On September 27, 1919, John Michael Paveskovich was born in Portland, Oregon. That same day, the Boston Red Sox were finishing their season with a three-game set against the Washington Senators. The team had scuffled all season after their World Series win the year before, and they finished the year in grandly terrible style, swept by the seventh-place Senators. On Pesky's day of birth, righty Allen Russell lost both ends of a doubleheader. Boston finished sixth in the league, 20.5 games back of the eventual World Series-throwing Chicago White Sox. This depressing finish happened in spite of the magnificent final Boston season of Babe Ruth, who hit .322/.456/.657 with 29 home runs while also throwing 133.1 innings with a 2.97 ERA. Good at baseball, that guy.
On April 14, 1942, Johnny Pesky suited up for Boston for the first time. The Red Sox were opening their season hosting Connie Mack's Philadelphia Athletics. Boston won, 8-3, with the rookie shortstop batting second and collecting two hits, including a triple. He would continue on that season to rack up 203 more hits, finishing third in the MVP race. Just ahead of him in the voting was Ted Williams, who for the second straight season lost the award to a less-deserving player from the first-place Yankees. Williams's 1942 line stood at .356/.499./.648, which was admittedly a dropoff from his 1941 line of .406/.553/.735. Still, with Pesky and Williams at the top of Boston's lineup, the next few years looked bright. The season ended with a 7-6 win over New York, the day after the aircraft carrier USS Hornet was sunk off the Santa Cruz Islands. Baseball would have to wait for Pesky.
On April 16, 1946, Johnny Pesky returned to baseball, and he picked up right where he left off. Boston thumped the Senators, 6-3, with Pesky providing a double and two RBI. He would finish the year with 208 hits, his second league-leading campaign. Boston finished the year 104-50, the second-best record in club history, and made its first World Series appearance since 1918. They lost that Series in seven games to the St. Louis Cardinals, with Enos Slaughter famously scoring the game-winning run, legendarily because Pesky held onto the relay throw too long. Pesky would never play in the postseason again.
On May 27, 1952, Johnny Pesky played his last game for Boston. The day saw the Red Sox in second place behind Cleveland. Pesky had scuffled all season, putting up a .149/.313/.179 line that was a far cry from his previous work. Boston lost the game, 7-3. A week later, on June 3, Pesky was traded to Detroit. Boston fell out of second, eventually finishing the year in sixth place. Pesky would go on for another two seasons with Detroit, eventually was traded to Washington, and finished his career on September 24, 1954, in the first game of a doubleheader at Fenway.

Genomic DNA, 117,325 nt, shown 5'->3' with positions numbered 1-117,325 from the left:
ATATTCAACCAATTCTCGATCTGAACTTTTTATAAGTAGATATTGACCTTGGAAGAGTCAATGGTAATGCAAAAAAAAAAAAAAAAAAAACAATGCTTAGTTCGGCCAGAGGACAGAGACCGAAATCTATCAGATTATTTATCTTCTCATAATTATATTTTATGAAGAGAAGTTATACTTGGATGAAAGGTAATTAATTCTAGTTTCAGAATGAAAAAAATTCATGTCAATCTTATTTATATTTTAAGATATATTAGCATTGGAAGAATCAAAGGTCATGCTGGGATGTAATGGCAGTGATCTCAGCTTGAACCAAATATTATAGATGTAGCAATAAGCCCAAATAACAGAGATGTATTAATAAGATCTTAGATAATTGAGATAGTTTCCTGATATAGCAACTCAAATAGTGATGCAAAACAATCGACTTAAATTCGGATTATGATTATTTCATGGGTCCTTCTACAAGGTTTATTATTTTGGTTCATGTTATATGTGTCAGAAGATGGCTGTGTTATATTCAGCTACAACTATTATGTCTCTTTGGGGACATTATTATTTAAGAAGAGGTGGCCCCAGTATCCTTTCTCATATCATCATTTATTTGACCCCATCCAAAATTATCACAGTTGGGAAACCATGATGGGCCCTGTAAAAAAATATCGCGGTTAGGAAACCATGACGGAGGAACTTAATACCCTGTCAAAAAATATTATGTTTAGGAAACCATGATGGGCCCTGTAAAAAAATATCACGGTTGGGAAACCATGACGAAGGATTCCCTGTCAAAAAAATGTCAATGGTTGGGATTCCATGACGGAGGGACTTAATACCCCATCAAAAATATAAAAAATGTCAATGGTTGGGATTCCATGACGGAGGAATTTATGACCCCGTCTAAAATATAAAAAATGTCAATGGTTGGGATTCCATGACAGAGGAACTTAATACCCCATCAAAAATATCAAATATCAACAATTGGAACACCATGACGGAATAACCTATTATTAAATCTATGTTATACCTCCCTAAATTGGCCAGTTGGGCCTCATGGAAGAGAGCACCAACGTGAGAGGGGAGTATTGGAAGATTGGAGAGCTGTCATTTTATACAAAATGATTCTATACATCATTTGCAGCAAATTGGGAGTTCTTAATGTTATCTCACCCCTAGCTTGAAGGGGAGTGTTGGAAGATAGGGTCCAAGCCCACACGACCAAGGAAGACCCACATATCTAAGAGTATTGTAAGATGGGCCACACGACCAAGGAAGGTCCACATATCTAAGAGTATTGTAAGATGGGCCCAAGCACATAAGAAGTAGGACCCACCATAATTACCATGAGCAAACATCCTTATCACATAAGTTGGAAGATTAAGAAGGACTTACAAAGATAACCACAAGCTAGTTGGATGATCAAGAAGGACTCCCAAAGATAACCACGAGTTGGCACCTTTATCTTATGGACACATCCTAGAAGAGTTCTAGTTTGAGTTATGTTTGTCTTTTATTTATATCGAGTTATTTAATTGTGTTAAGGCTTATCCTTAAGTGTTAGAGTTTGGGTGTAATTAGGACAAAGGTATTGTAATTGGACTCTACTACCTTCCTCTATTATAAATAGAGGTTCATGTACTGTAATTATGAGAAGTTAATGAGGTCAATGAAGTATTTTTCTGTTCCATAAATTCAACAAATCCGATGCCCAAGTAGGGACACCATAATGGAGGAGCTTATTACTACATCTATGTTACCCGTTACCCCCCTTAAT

Johnny Pesky returned to the Red Sox as a manager in 1963, taking the reins of a generally poorly thought-of franchise. Ted Williams had retired, Boston was in the middle of the pack in attendance, and ownership had only recently, after incredible resistance, taken a halting step toward integrating the team. Boston finished seventh in Pesky's first year as manager, the lone bright spot being the batting title of William's young replacement Carl Yastrzemski. Yaz fell off a bit the following year, and so did the Red Sox, finishing eighth, ahead of only the perpetually disappointing Athletics (now floundering in Kansas City) and the new Washington Senators, who would by decade's end have followed their predecessor in fleeing the capital.
Johnny Pesky stayed with Boston, however, first calling their games on TV and radio, then jumping back into uniform as a first base coach. He served in various coaching capacities over the years, mostly as either a bench or batting coach. After ending his career as an official member of the management staff, Pesky stuck around the Sox as a sort of unofficial coach, famously hitting fungoes to any player willing to take a few tips from the one-time master. He remained in this role until 1997, when GM Dan Duquette (on Jimy Williams's demand, he now claims) forced him out of the dugout. New ownership saw things differently, and the early aughts saw Pesky move to the forefront as a general coach, cheerleader, and good-luck totem for the Sox.
On October 27, 2004, Johnny Pesky finally got to hold a World Series trophy. Boston had staged the greatest playoff comeback in history against the Yankees the week before, and in what must have been an especially sweet moment for Pesky, dominated the Cardinals in four games to gain the pennant. Every player on the team in some way dedicated the win to Pesky, and Boston fans embraced him as a walking symbol of the years of devotion the fanbase had given to the franchise through its long drought.
On August 13, 2012, Johnny Pesky passed away. The night before, the Red Sox had roundly defeated the Cleveland Indians, 14-1, behind a strong pitching performance by Jon Lester. The next day, remembrances of Pesky found themselves shoved to the back page by newly rephrased reporting of Boston's clubhouse troubles. Such is fast-paced media, I suppose. The Red Sox are on the road for another week, not returning until the 21st for a game against the Angels. I've no doubt the team has some form of memorial in the works, and I look forward to that chance to honor not only his passing, but his life.
Johnny Pesky was everything we love about the Sox, and his enthusiasm for the game was unparalleled. Through war, playoff heartbreaks, losing seasons, even when the front office banished him, Johnny Pesky never gave up on the team who brought him into the majors, and always gave whatever he could to them. Devotion like that doesn't happen much, and we all benefit from having witnessed it. Here's hoping the passion, joy, and hope Pesky brought to the field every day lives on in each of us, in baseball and in life.